What are your eating healthy tips? How do you keep your kids away from the junkfood and teach a love of healthy eating?

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Feedings toddlers—mine are 21 months—seems to be an evolving challenge. Obviously, there are all the challenges that come with toddlers’ newfound picky eating habits, as I wrote about here a few weeks ago. And that is a whole ‘nother challenge.

But sometimes, we just get stuck in a food rut. It’s that post afternoon nap time and the kids could use a snack. But what to serve them? I try to stay away from most of the processed snack foods when possible, no matter how much I enjoy goldfish crackers or teddy grahams myself. (And if you haven’t tried these pleasures as an adult yet, you should. They are delicious). However, as delicious as they are, my kids often go several meals without eating much as all. If they’re going to eat, I’d like them to eat something of substance, with some nutritional value. However, lately, we have run out of ideas. Here’s a list of our go-to options:

Applesauce
Toddler “trail mix”–cheerios mixed with some sort of dried fruits (craisins/raisins/dried papaya/prunes/apricots)
Cheddar cheese rice cakes
Fruit-pears/apples/bananas/orange
Banana bread/pumpkin bread
Mini-bagel with cream cheese
Yogurt (the mess factor here can be an issue)
Whole wheat pretzels dipped in hummus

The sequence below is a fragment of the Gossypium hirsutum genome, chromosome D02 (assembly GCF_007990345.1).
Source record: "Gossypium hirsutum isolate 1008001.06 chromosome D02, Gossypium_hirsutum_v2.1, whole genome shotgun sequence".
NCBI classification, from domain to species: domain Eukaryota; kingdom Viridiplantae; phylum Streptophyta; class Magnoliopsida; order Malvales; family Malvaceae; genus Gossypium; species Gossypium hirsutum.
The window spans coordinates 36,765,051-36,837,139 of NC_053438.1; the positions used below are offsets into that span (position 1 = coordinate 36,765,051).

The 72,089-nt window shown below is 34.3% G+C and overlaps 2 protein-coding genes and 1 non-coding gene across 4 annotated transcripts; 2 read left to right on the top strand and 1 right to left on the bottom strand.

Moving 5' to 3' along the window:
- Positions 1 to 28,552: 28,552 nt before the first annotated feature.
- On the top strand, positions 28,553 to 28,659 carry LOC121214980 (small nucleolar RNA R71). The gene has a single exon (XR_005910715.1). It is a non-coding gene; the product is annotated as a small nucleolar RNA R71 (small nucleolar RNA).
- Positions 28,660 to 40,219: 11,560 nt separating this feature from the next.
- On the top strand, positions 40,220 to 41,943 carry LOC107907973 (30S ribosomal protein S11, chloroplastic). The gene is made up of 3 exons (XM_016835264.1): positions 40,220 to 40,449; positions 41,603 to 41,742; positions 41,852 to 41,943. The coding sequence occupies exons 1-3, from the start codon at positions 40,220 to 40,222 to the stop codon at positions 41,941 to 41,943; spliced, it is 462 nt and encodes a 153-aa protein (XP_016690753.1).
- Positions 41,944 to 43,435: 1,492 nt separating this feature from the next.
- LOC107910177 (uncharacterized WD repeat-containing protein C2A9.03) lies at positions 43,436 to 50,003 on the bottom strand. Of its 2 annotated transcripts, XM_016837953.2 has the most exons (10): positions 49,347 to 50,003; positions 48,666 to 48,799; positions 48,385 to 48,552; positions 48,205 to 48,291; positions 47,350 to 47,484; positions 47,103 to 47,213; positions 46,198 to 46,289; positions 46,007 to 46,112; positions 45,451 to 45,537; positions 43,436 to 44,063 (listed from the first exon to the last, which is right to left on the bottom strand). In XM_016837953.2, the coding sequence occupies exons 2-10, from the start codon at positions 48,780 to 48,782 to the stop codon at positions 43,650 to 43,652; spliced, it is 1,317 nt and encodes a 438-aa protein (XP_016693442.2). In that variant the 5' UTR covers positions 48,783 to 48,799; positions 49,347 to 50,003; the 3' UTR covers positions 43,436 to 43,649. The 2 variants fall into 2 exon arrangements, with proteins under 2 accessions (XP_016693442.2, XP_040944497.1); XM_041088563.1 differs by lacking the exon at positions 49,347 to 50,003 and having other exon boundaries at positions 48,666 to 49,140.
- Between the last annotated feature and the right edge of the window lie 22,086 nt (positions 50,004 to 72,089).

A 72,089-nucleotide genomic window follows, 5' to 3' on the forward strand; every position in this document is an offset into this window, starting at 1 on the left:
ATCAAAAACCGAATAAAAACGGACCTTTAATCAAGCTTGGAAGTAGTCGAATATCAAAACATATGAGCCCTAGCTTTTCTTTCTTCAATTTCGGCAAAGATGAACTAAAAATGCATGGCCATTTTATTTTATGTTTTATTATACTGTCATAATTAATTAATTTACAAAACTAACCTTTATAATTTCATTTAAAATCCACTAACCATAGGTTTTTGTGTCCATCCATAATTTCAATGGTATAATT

Canned black olives

Any other go to (reasonably) healthy snacks people offer their toddlers? I’m fresh out of ideas! Help me out here….

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I’ve been thinking about breastfeeding this week. First, LauraC reposted her thoughts about her decision to stop breastfeeding. And then, a mom posted a question in the comments about how to get regular naps when her babies fall asleep when nursing and take an hour to eat. This got me thinking some more about the whole breastfeeding experience—what helped, what didn’t, what worked and what was awful. I’ve written about this before, here and here,  as have others here and here, but I think it’s such an important topic for new moms it’s worth revisiting. I exclusively breastfed my twins for the first year, and I can look back and see the choices we made which made it work, and potential roadblocks that would have derailed breastfeeding for good. I’m glad we did it, but it certainly was challenging at times.